Skip to main content
Ref ID: 37154
Ref Type: Journal Article
Authors: Buckley, Hallie R.
Kinaston, Rebecca
Halcrow, Siân E.
Foster, Aimee
Spriggs, Matthew
Bedford, Stuart
Title: Scurvy in a tropical paradise? Evaluating the possibility of infant and adult vitamin C deficiency in the Lapita skeletal sample of Teouma, Vanuatu, Pacific islands
Date: 2014
Source: International Journal of Paleopathology
DOI: 10.1016/j.ijpp.2014.03.001
Abstract: The Neolithic colonisation of the Pacific islands was one of the most challenging migration events in human history. The regions east of the Solomon Islands were colonised relatively recently by a people known as the Lapita. The Lapita brought with them a ‘transported landscape’ of domesticated plants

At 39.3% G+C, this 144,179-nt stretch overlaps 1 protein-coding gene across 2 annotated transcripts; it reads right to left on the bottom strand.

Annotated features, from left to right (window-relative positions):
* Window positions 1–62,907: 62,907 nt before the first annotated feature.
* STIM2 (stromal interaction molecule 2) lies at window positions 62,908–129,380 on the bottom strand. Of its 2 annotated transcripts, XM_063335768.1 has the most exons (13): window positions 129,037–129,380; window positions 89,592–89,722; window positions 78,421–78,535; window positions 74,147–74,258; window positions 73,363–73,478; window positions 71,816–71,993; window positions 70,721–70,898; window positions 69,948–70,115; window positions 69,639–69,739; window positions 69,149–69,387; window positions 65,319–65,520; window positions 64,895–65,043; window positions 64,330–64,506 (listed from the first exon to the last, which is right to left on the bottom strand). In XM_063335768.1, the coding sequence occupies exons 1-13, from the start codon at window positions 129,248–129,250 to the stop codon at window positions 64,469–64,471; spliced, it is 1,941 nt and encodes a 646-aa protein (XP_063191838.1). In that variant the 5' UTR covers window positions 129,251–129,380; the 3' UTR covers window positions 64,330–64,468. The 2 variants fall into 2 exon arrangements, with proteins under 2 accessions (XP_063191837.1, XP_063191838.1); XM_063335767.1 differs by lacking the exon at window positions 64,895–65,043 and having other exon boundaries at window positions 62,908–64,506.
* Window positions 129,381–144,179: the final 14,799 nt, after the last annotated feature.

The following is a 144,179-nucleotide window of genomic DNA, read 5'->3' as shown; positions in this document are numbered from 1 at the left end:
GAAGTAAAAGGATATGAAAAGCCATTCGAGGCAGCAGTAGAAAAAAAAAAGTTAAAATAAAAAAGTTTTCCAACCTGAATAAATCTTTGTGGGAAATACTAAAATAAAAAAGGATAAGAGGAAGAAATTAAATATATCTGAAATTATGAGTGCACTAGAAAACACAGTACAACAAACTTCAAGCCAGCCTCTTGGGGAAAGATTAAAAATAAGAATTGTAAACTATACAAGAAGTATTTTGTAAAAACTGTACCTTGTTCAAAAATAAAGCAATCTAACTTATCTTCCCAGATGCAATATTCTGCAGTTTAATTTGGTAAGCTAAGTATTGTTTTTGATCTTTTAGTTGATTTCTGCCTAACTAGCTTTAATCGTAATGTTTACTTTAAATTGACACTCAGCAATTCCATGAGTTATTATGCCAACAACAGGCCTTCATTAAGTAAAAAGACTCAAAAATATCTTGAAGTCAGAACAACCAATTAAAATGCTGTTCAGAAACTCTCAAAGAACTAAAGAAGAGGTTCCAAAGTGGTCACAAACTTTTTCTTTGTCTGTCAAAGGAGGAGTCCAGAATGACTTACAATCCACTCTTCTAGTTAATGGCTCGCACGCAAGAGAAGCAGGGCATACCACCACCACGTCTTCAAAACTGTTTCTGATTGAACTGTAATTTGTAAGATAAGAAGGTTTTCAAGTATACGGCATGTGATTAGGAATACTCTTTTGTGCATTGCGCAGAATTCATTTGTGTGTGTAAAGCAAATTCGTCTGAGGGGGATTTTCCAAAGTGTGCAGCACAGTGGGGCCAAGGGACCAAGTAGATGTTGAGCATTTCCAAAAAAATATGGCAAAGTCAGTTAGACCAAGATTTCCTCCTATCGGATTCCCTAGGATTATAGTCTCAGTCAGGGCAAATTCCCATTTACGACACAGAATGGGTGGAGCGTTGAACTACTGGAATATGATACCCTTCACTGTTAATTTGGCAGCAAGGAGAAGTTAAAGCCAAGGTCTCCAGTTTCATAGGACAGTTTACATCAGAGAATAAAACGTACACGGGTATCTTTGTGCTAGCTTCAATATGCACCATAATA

and animals that had to be established upon arrival for the survival of these fledgling communities. Colonisation of these previously uninhabited islands was potentially perilous, and could leave colonisers vulnerable to periods of resource stress. The largest cemetery sample of Lapita people from the site of Teouma in Vanuatu offers a unique opportunity to assess the impact of colonisation on the health of pioneering populations. This paper explores the possibility that Teouma people experienced vitamin C deficiency as one of the consequences of the agricultural subsistence practices during the initial phases of island colonisation. Skeletal lesions in infants and adults indicative of scurvy suggest that initial colonisation phases in the Pacific islands involved precarious times involving deficiencies of key nutrients. Colonisation of the Pacific islands may share similar frameworks and problems as periods of subsistence transition in other parts of the world.
Volume: 5
Page Start: 72
Page End: 85